The up side is that one person got an unauthorized recording of their performance that they otherwise would not have had.

This is clearly an immoral and unethical act. If we are going to judge start splitting hairs and discuss degrees of immorality we have to look at the big picture. Citizen is here looking for some reassurance from the masses that he didn’t do anything bad. I think he may even be looking for a pat on the back. I think as a society ( even just a small one on a message board) it is our responsibility to point out this was not an act of heroism but a selfish act of theft.

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Posted: 27 May 2014 07:46 PM   [ Ignore ]   [ # 12 ]
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macgyver - 27 May 2014 04:46 PM

Bug we can use your approach to analyze this a bit. The downside to looking the other way when someone infringes on copyright law is that gradually it becomes more acceptable and more people do it. This deprives artists of income which not only hurts them but hurts art lovers because fewer artists will produce less art. You can always look at the consequences of a single action in a vacuum if you want to but we would be fooling ourselves if we pretended that social movements and mass behavior were anything more than the cumulative actions of individuals. Its self serving and dishonest to gauge the morality of this incident only by the effect of this one person on the small number of people around him.

The up side is that one person got an unauthorized recording of their performance that they otherwise would not have had.

This is clearly an immoral and unethical act. If we are going to judge start splitting hairs and discuss degrees of immorality we have to look at the big picture. Citizen is here looking for some reassurance from the masses that he didn’t do anything bad. I think he may even be looking for a pat on the back. I think as a society ( even just a small one on a message board) it is our responsibility to point out this was not an act of heroism but a selfish act of theft.

Well, this is why ethical questions (using a utilitarian/consequentialist framework) are so complicated.  It’s kind of like asking whether your vote counts in a national election.  The honest and depressing truth is that no individual person’s vote has ever meant anything in a large-scale election—that is to say, no major election has ever been decided by one vote (that I know of).  But, as you point out, the consequences of such actions (like not voting) extend beyond the individual act.  One’s actions influence others and, like a butterfly being the ultimate cause of a hurricane, there may be a ripple effect.

Hence, global warming.

Point taken.

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Posted: 04 June 2014 07:27 PM   [ Ignore ]   [ # 13 ]
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macgyver - 27 May 2014 02:10 PM

As someone who produces copyrighted content and is aware of how much artists lose through piracy I think your first mistake was in violating the agreement you made when you went to the performance.

For argument sake, Why couldn’t one ask by what right did the Theater invoke that clause?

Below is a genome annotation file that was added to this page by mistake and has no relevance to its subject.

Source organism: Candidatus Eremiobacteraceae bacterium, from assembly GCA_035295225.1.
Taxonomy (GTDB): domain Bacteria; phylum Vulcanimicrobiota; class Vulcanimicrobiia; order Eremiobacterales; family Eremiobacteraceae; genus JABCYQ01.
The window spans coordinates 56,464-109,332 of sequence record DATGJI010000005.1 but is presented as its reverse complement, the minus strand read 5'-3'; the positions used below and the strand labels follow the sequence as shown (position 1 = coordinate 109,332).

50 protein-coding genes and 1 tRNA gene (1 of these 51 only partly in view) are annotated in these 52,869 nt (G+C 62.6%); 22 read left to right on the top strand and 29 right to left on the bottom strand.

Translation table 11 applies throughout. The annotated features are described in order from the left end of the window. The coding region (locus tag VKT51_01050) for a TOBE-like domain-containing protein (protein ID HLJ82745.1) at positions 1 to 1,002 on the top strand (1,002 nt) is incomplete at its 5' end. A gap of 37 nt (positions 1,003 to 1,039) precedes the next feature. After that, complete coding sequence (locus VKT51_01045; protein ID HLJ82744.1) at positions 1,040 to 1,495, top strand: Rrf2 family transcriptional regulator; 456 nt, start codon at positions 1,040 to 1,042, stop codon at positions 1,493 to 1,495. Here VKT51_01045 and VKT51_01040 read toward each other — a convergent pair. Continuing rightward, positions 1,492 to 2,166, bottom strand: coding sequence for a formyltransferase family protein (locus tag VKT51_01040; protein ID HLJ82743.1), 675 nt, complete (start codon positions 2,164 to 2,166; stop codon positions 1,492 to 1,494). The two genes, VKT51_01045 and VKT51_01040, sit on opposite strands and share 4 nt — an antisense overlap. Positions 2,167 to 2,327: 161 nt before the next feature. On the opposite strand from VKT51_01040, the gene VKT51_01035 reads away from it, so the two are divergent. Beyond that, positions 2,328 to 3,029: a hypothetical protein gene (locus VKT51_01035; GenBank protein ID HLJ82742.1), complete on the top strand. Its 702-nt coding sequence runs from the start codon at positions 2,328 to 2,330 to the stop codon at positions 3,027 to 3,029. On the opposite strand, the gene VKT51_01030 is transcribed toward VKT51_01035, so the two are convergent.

The play has been done a few thousand times over -
It was a student, non-professional production (though very high class) -
There was no official recording being made (in which case I would have happily purchased one or two copies) - so there was no enterprise to infringe on.
There seems no financial reason for the Playhouse restriction - it was a matter of formality - question the formality kiss
Furthermore, it’s not something I (or anyone else) is making money off of, which I admit would add a whole different dimension to this inquiry smirk  .

Incidentally, another point worth considering. . .
As much as I appreciate copyright laws, and artists wanting/needing to make a living and all that . . . 
I believe sometimes the talk gets a tad too sanctimonious holier than thou (in an Ayn Randian sort of manner). 

In the real world all great (and lesser) artists learned from other great and lesser artists who came before,
they copied and mastered what others had done,
then developed their own revolutions,
based on their own chops
and their personal digestion and regurgitation of all they could absorb.

It’s part of the process - and I believe an aspect that get’s forgotten too often.
{Though has absolutely nothing to do with my particular incident, which was ‘spectator preservation act’ as much as anything}
  smile

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Posted: 04 June 2014 07:31 PM   [ Ignore ]   [ # 14 ]
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citizenschallenge.pm - 04 June 2014 07:27 PM
macgyver - 27 May 2014 02:10 PM

As someone who produces copyrighted content and is aware of how much artists lose through piracy I think your first mistake was in violating the agreement you made when you went to the performance.

For argument sake, Why couldn’t one ask by what right did the Theater invoke that clause?

If I really wanted to be Republican/Libertarian about it, I could point out that I wasn’t warned about the restriction before purchasing my ticket -
thus they lured me into the place and then sprang this unreasonable demand upon me.

Take that CATO  cheese

[ Edited: 09 June 2014 10:47 PM by citizenschallenge.pm ]
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Posted: 04 June 2014 07:39 PM   [ Ignore ]   [ # 15 ]
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BugRib - 27 May 2014 07:46 PM

… Hence, global warming.

Nah,
global warming is caused because We The People
are dumping way the hell too much carbon dioxide and other greenhouse gases into our atmosphere.

Nothing more… nothing less…

cheers